Students share the lifechanging impact of early college programs with state leaders

Students share the lifechanging impact of early college programs with state leaders

Nov 18, 2022

Melanie Cerin is only in her junior year at Framingham High School, but thanks to the MetroWest Scholars Early Start program that she has been a part of since 8th grade, she has already earned 37 credits toward her college degree.

"As a first-generation, low-income woman, going to college was never the plan," Cerin said. "I poured my heart out into every class that I have been given, and now I'm here, I'm going to college and I have 37 credits to my name at this moment."

Governor Charlie Baker, Lt. Governor Karyn Polito, Senate President Karen Spilka and Secretary of Education James Peyser were on hand for a special roundtable in Framingham on November 17th with students and education leaders to talk about the impact of Early College Programs and the MassGrant Plus financial aid grants. The event took place at MassBay Community College’s Framingham campus and included Framingham State President Nancy Niemi, MassBay President David Podell and Framingham Public Schools Superintendent Robert Tremblay.

"The more kids who graduate from high school with a lot of college credits, the more confident they are about their ability to do it, and they will have established a relationship with college professors and other college students," said Gov. Baker. "That is absolutely, positively going to enhance the likelihood that those kids will graduate…I would like this program to be available in every school district in Massachusetts."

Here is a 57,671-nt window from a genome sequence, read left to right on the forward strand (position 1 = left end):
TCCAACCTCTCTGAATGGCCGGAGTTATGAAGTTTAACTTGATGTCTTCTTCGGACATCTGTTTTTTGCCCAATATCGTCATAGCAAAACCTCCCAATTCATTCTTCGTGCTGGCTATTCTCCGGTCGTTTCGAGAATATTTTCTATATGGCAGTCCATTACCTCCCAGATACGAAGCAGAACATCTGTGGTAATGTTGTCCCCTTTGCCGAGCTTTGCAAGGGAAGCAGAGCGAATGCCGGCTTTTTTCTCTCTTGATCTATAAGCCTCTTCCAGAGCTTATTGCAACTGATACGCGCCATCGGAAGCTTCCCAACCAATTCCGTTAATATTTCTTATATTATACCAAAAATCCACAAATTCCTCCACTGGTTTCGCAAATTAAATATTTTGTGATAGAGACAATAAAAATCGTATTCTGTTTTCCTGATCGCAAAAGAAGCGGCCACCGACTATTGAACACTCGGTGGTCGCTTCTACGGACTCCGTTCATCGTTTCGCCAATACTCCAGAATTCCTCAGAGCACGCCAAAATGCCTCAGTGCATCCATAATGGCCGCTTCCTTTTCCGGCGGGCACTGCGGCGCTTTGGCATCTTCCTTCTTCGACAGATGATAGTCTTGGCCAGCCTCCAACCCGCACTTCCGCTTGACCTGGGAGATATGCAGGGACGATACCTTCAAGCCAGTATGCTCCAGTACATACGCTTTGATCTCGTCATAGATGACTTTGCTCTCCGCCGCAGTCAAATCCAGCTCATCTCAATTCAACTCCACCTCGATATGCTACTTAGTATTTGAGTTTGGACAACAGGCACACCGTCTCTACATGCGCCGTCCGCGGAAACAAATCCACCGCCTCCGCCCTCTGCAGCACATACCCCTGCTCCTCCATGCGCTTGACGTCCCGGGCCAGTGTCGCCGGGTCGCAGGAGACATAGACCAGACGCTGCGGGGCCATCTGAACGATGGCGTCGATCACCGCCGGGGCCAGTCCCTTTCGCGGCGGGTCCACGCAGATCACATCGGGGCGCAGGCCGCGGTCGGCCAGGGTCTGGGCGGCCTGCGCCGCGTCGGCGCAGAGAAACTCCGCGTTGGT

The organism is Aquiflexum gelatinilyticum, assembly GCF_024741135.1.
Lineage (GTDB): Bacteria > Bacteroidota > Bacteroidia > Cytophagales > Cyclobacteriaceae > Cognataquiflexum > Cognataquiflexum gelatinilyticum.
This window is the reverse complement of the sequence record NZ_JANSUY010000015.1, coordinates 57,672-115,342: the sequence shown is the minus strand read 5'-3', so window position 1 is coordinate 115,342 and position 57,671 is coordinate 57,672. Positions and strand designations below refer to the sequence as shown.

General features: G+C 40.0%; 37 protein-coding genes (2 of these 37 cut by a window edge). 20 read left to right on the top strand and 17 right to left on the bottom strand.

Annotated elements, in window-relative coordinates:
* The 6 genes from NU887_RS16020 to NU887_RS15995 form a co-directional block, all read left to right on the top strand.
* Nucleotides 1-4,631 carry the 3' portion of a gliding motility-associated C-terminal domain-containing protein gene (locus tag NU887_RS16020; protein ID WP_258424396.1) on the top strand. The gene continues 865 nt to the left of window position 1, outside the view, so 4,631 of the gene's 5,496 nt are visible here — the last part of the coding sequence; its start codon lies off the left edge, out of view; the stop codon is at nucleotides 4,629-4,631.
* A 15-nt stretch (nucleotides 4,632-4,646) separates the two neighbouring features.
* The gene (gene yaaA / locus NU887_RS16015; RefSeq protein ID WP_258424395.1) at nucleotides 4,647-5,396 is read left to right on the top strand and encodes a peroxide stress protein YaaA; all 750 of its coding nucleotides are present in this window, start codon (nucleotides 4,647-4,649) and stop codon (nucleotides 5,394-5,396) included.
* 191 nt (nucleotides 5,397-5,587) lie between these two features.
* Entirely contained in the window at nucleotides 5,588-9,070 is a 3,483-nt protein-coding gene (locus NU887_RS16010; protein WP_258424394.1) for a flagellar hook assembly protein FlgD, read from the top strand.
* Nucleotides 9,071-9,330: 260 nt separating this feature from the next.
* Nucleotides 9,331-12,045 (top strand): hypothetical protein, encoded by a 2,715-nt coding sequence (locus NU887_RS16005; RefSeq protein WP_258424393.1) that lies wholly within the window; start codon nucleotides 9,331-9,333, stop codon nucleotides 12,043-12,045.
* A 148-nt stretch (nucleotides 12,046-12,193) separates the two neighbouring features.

The MetroWest Scholars Early Start Program is an initiative of the MetroWest Planning Collaborative, operated in partnership by Framingham State University and MassBay Community College. The program provides students with access to college-level work and courses starting in 8th grade and continuing until they enroll in college. Academic tutoring, wellness meetings, college readiness and career explorations, excursions and enrichment are provided to keep students on track.

There are currently 435 students in the program at Framingham, Milford and Waltham public schools, of which 71 percent are economically disadvantaged and 68 percent would be the first in their families to attend college. Collectively, the students have earned more than 2,100 credits toward their college degrees, for a savings of almost $500,000 in tuition.

"I want to thank Framingham Public Schools, MassBay and Framingham State for having this unique and beautiful partnership," said Spilka. "Other schools in other areas of the state should replicate this partnership because it’s so incredible."

About Framingham State University

Framingham State University was founded in 1839 as the nation’s first public university for the education of teachers. Since that time, it has evolved into a vibrant, comprehensive liberal arts institution offering small, personalized classes on a beautiful New England campus. Today, the University enrolls more than 6,000 students with 58 undergraduate and graduate degree programs in the arts, humanities, sciences, social sciences and professional fields. As a State College and University (SCU), Framingham State prides itself on quality academic programs, affordability, and commitment to access for all qualified students.